CFD Investigation of Wall Wetting in a GDI Engine under Low Temperature Cranking Operations 2009-01-0704
The paper reports a numerical activity on the investigation of the spray evolution within the combustion chamber of an automotive DISI engine under low-temperature cranking operations. In view of the high injected fuel amount and the strongly reduced fuel vaporization at cold cranking, wall wetting becomes a critical issue. Under such conditions, fuel deposits around the spark plug region can affect the ignition process, and even prevent engine start-up. In fact, due to the low injection pressure at engine start-up, the fuel shows almost negligible atomization and breakup, and the spray structure at the swirl-type injector nozzle is characterized by a single column of liquid fuel, strongly limiting the subsequent vaporization and enhancing the fuel-wall interaction.
In order to properly investigate and understand the many involved phenomena, experimental visualization of the full injection process by means of an optically accessible engine would be a very useful tool. Nevertheless, the application of such technique, far from being feasible from an industrial point of view, appears to be very difficult even in research laboratories, due to the relevant wall wetting at cranking conditions.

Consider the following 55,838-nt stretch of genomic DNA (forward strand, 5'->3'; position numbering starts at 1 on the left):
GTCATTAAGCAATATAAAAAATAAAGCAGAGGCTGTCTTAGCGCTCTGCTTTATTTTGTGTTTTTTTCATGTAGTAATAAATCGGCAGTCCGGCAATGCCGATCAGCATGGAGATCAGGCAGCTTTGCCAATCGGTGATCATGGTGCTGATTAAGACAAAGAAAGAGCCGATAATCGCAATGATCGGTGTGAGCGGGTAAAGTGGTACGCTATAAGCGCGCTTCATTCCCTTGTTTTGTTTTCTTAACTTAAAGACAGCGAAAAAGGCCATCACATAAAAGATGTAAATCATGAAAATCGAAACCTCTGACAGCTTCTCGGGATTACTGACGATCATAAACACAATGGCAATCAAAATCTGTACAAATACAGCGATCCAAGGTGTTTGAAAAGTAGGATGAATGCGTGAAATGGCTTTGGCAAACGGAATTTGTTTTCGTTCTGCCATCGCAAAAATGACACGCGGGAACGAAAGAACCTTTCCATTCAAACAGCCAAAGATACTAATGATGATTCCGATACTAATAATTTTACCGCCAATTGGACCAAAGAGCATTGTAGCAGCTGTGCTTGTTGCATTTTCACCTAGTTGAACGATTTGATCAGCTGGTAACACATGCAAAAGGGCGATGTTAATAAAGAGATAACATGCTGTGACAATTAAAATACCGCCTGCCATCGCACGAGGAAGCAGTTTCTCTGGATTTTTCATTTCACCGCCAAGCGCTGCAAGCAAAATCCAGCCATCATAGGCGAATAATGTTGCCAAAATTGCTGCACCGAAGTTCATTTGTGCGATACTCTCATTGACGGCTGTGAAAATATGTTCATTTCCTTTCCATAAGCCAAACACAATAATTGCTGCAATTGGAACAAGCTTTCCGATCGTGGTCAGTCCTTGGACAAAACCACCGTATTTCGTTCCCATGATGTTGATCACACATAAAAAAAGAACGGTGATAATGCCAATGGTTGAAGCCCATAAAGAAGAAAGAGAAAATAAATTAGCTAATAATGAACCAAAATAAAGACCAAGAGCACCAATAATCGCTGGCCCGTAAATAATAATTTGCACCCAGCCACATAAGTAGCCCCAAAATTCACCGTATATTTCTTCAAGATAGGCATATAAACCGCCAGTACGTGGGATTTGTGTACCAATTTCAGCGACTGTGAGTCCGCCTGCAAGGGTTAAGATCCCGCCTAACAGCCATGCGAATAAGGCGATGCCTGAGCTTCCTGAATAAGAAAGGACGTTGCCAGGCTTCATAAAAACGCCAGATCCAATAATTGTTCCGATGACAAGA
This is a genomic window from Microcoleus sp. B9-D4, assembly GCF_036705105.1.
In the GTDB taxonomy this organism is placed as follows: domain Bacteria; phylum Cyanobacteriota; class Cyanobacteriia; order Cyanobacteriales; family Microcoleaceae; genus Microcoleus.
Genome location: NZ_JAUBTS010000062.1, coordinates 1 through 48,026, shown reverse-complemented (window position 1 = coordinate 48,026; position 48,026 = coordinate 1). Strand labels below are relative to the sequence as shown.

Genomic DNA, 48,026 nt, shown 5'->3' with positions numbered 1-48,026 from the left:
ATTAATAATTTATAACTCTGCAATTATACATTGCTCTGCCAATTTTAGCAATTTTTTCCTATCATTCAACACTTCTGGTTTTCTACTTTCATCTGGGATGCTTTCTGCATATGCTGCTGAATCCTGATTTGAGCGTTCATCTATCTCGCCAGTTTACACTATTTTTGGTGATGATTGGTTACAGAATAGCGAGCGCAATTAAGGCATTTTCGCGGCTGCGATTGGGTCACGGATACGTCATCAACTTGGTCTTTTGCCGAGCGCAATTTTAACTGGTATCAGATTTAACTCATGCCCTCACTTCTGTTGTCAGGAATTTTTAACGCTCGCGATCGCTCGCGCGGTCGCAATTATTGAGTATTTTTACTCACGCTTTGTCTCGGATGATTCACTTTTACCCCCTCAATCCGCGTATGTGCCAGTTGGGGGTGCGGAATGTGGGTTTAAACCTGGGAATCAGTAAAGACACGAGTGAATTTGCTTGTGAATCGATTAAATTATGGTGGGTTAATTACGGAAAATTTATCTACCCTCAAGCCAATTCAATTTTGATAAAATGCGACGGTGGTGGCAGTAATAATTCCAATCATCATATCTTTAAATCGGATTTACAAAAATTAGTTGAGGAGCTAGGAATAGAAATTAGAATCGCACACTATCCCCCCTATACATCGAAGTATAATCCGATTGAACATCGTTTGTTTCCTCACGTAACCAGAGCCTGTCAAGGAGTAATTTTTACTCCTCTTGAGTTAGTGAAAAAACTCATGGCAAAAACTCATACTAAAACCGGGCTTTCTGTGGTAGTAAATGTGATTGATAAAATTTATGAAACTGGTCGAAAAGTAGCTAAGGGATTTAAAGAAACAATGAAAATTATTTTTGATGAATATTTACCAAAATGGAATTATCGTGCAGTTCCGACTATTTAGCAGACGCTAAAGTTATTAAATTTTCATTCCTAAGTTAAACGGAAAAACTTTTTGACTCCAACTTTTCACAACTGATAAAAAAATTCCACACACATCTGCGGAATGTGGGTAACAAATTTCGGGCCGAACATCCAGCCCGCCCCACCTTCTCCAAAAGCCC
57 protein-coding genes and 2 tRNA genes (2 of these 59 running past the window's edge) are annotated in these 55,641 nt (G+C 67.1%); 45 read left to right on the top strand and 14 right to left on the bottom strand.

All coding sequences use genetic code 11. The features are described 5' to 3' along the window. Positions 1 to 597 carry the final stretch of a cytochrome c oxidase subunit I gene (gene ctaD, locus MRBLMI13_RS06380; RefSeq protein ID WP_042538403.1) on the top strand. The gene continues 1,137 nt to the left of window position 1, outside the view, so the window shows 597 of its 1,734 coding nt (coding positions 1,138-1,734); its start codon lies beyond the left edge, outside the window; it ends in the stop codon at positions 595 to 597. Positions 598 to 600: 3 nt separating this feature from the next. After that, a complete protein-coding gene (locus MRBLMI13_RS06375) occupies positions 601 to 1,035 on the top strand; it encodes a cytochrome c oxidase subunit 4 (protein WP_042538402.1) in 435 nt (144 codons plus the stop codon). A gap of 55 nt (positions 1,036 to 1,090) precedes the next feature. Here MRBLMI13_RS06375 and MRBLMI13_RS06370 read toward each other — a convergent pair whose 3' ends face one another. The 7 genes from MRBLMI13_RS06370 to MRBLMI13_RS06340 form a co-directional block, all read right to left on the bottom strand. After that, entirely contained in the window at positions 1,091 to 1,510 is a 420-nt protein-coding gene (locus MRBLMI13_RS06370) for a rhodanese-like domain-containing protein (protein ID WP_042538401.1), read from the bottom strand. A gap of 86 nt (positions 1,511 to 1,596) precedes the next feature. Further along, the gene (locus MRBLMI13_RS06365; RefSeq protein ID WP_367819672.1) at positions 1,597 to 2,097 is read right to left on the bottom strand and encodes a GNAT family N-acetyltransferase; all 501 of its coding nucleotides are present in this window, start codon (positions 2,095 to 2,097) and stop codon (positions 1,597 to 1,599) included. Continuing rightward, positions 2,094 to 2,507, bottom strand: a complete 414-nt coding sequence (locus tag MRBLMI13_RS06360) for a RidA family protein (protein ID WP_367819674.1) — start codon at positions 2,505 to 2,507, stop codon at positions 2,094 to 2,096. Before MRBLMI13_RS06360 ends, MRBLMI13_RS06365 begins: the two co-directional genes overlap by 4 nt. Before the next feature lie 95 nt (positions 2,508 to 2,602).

CFD analyses prove therefore to be the sole chance to gain a full insight of the overall process, to correlate spark plug wetting to both the combustion chamber design and the injection profile and eventually address either design modifications or changes in the injection strategies. In order to limit the overall number of modeling uncertainties, and to validate the spray model under actual cranking conditions, comparisons with available experimental data at low temperature and low injection pressure were performed and are reported in the paper. Despite the CFD software continuous improvement and development, low-temperature cranking conditions proved to be an open challenge for the in-cylinder numerical simulations, due to the simultaneous presence of many physical sub-models (spray evolution, droplet-droplet interaction, droplet-wall interaction, liquid-film) and the very low motored engine speed. Furthermore, the high injected fuel quantity as well as the reduced fuel atomization and vaporization lead to very high concentration of liquid fuel droplets in the computational cells, posing a serious challenge to the adoption of a lagrangian approach to the injection simulation. Nevertheless, the use of a properly customized and validated numerical setup led to a good comprehension of the many involved phenomena as well as of the effects of injection strategy modifications on both the air/fuel and fuel/wall interaction.